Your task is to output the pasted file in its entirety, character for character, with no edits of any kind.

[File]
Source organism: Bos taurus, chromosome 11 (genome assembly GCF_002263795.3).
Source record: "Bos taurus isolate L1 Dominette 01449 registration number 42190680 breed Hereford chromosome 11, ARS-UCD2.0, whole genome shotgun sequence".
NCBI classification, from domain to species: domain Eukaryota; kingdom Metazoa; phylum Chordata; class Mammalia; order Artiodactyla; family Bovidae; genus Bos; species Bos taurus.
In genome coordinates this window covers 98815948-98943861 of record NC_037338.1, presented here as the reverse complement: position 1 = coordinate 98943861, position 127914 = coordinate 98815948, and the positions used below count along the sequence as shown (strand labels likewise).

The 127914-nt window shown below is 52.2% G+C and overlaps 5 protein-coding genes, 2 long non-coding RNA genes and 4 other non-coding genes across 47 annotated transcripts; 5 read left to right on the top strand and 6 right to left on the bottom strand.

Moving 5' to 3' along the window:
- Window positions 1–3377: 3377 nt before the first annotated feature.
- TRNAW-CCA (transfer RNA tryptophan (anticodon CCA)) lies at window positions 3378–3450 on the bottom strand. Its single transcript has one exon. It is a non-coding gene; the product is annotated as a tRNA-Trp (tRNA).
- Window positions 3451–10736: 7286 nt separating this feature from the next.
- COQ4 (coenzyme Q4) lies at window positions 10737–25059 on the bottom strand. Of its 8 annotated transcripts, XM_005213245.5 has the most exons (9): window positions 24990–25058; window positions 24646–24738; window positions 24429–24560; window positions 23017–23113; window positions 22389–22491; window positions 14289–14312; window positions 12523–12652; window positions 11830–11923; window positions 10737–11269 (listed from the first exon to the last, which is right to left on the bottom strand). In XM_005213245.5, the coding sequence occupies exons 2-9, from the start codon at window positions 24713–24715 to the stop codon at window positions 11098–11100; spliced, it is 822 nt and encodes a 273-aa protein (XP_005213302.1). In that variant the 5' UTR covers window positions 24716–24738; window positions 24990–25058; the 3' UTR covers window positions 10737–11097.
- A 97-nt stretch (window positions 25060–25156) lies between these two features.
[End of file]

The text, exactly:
Source organism: Bos taurus, chromosome 11 (genome assembly GCF_002263795.3).
Source record: "Bos taurus isolate L1 Dominette 01449 registration number 42190680 breed Hereford chromosome 11, ARS-UCD2.0, whole genome shotgun sequence".
NCBI classification, from domain to species: domain Eukaryota; kingdom Metazoa; phylum Chordata; class Mammalia; order Artiodactyla; family Bovidae; genus Bos; species Bos taurus.
In genome coordinates this window covers 98815948-98943861 of record NC_037338.1, presented here as the reverse complement: position 1 = coordinate 98943861, position 127914 = coordinate 98815948, and the positions used below count along the sequence as shown (strand labels likewise).

The 127914-nt window shown below is 52.2% G+C and overlaps 5 protein-coding genes, 2 long non-coding RNA genes and 4 other non-coding genes across 47 annotated transcripts; 5 read left to right on the top strand and 6 right to left on the bottom strand.

Moving 5' to 3' along the window:
- Window positions 1–3377: 3377 nt before the first annotated feature.
- TRNAW-CCA (transfer RNA tryptophan (anticodon CCA)) lies at window positions 3378–3450 on the bottom strand. Its single transcript has one exon. It is a non-coding gene; the product is annotated as a tRNA-Trp (tRNA).
- Window positions 3451–10736: 7286 nt separating this feature from the next.
- COQ4 (coenzyme Q4) lies at window positions 10737–25059 on the bottom strand. Of its 8 annotated transcripts, XM_005213245.5 has the most exons (9): window positions 24990–25058; window positions 24646–24738; window positions 24429–24560; window positions 23017–23113; window positions 22389–22491; window positions 14289–14312; window positions 12523–12652; window positions 11830–11923; window positions 10737–11269 (listed from the first exon to the last, which is right to left on the bottom strand). In XM_005213245.5, the coding sequence occupies exons 2-9, from the start codon at window positions 24713–24715 to the stop codon at window positions 11098–11100; spliced, it is 822 nt and encodes a 273-aa protein (XP_005213302.1). In that variant the 5' UTR covers window positions 24716–24738; window positions 24990–25058; the 3' UTR covers window positions 10737–11097.
- A 97-nt stretch (window positions 25060–25156) lies between these two features.